• TC Roanu previously affected Sri Lanka, bringing heavy rain and causing widespread damage and casualties. National authorities reported over 427 900 people affected, 64 dead, 29 injured, 131 missing, over 319 500 evacuated and over 3 800 homes damaged, as of 20 May. Local media also reported flooding in Chennai (Tamil Nadu state, India), due to heavy rain.

• TC in 2015 in this area: Between 30 July and 1 August 2015, Cyclone “KOMEN” affected southern Bangladesh and western Myanmar/Burma killing at least 48 people and resulting in the displacement of more than 400 000 people

Sri Lanka: Cyclone Roanu Inflicts Deadly Flooding Across Sri Lanka, Threatens Bangladesh, India, Myanmar

21 May 2016 - 1:34am
Source: Direct Relief Country: Bangladesh, India, Myanmar, Sri Lanka

• Reported Deaths: 64 • Affected People: 2,300,000+

Direct Relief has extended offers of support this week to the Sri Lanka Disaster Management Center and other longstanding partners in Sri Lanka after powerful storm dropped nearly 15 inches of rain on the island nation. The storm triggered flashfloods and deadly landslides that buried entire villages, forced nearly 300,000 people to evacuate, and claimed at least 64 lives. More than 150 people remain missing.

Bangladesh, India, and Myanmar On Alert

Since shifting northward along India’s east coast, the storm intensified into a tropical cyclone (Roanu) and is expected to make landfall early Saturday.

Bangladesh, northeastern India, and northern Myanmar — each located in the cyclone’s crosshairs — have begun bracing for heavy rains, strong winds, and the possibility of life-threatening flooding and landslides.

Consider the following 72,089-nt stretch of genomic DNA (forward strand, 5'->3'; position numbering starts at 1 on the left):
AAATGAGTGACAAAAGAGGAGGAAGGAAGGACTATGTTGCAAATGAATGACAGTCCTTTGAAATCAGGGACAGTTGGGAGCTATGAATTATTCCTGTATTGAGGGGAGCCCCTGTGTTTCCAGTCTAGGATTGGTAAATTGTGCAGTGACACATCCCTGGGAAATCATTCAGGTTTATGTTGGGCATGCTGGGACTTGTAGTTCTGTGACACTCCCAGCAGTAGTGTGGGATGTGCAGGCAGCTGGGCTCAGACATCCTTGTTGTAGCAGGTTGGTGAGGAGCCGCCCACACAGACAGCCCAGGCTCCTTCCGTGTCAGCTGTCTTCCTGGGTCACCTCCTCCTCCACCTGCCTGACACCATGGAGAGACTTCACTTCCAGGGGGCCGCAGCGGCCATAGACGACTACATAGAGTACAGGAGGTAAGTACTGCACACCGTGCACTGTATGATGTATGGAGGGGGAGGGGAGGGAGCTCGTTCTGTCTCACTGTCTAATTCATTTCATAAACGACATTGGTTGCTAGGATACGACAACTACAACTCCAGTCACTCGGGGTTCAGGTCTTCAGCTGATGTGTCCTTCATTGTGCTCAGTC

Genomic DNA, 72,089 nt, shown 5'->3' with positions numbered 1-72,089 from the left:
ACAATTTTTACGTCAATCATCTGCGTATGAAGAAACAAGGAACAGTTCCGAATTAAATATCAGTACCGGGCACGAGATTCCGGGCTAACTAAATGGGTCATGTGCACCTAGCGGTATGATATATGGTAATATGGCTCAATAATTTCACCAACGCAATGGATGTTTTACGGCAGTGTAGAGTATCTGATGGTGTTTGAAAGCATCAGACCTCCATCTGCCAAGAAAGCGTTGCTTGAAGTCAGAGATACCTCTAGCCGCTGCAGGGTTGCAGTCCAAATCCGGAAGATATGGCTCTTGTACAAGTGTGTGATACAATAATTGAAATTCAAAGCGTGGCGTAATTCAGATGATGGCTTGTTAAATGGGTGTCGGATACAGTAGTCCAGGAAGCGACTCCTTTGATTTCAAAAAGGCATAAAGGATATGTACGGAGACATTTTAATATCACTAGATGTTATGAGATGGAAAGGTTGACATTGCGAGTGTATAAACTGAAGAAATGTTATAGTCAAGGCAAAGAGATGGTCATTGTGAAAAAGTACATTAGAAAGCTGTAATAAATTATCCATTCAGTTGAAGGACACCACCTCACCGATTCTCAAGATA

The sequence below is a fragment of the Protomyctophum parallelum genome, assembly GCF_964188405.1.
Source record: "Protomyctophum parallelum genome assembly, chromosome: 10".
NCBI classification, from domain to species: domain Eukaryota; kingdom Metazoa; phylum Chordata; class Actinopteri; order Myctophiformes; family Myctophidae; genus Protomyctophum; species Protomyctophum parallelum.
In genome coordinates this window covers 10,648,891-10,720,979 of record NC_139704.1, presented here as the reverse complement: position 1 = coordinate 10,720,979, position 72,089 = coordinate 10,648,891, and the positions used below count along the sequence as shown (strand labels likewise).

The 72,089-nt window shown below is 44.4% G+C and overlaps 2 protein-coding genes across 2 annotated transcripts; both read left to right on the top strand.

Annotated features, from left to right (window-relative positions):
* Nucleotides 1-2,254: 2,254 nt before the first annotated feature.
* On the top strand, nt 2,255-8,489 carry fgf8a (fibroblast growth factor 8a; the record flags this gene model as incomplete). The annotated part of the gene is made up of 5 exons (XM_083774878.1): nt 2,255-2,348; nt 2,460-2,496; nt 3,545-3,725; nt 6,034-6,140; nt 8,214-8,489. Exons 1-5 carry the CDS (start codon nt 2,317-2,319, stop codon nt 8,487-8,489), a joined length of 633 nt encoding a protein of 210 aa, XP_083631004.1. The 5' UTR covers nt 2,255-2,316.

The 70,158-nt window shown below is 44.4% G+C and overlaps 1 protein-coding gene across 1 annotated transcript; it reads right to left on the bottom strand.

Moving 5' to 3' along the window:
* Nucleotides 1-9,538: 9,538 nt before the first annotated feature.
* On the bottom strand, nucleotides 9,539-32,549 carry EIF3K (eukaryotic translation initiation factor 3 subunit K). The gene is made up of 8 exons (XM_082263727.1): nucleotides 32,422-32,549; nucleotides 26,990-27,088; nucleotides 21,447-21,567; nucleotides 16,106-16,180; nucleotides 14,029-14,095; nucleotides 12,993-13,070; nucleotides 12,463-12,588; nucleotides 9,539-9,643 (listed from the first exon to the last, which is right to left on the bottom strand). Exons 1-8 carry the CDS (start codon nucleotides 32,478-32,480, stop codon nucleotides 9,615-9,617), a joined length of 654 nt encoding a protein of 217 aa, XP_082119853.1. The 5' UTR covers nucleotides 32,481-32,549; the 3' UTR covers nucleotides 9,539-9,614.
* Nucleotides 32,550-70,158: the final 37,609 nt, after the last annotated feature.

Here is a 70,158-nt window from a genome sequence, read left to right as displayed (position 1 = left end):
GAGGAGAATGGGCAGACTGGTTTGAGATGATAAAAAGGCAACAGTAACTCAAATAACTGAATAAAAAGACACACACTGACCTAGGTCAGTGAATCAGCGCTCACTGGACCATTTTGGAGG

Anticipating the need for humanitarian assistance, Direct Relief has reached out to partners in each of the three countries and remains ready to respond. Direct Relief will continue to monitor the situation through the weekend and provide updates as information becomes available.

India: Tropical Cyclone Roanu - Estimated Impacts Warning 11, 20 May 2016 2100 UTC

20 May 2016 - 10:35pm
Source: Pacific Disaster Center Country: Bangladesh, India, Myanmar

India: India, Bangladesh, Myanmar/Burma - Tropical Cyclone ROANU - ECHO Daily Map | 20/05/2016

20 May 2016 - 4:25pm
Source: European Commission Humanitarian Aid Office Country: Bangladesh, India, Myanmar, Sri Lanka

SITUATION

• TC ROANU formed over the south-western Bay of Bengal, near the south-eastern coasts of India, on 18 May. It then started moving in parallel with the coast of eastern India. On 20 May at 6.00 UTC, its centre was located approx. 120 km south of Ganjam district (Odisha state, India) and it had max. sustained wind speed of 93 km/h.

• Over the next 48 h, it is forecast to continue strengthening as it moves towards the north-east coast of India. It may reach Chittagong division (Bangladesh) on 21 May with max. sustained winds of 100- 130 km/h. Heavy rain, strong winds and storm surge are expected to affect the Indian states of Andhra Pradesh and Odisha, as well as southern Bangladesh and western Myanmar/Burma. A storm surge in the order of 1.6- 1.8 m on the coastal area south of the city of Chittagong (Bangladesh) is expected for 21 May morning (UTC).

• TC Roanu previously affected Sri Lanka, bringing heavy rain and causing widespread damage and casualties. National authorities reported over 427 900 people affected, 64 dead, 29 injured, 131 missing, over 319 500 evacuated and over 3 800 homes damaged, as of 20 May. Local media also reported flooding in Chennai (Tamil Nadu state, India), due to heavy rain.

• TC in 2015 in this area: Between 30 July and 1 August 2015, Cyclone “KOMEN” affected southern Bangladesh and western Myanmar/Burma killing at least 48 people and resulting in the displacement of more than 400 000 people Sources: GDACS, JTWC, RMSC, IMD, Local Media

India: Emergency Response Coordination Centre (ERCC) – ECHO Daily Map: 20/05/2016 India, Bangladesh, Myanmar/Burma– Tropical Cyclone ROANU

20 May 2016 - 4:25pm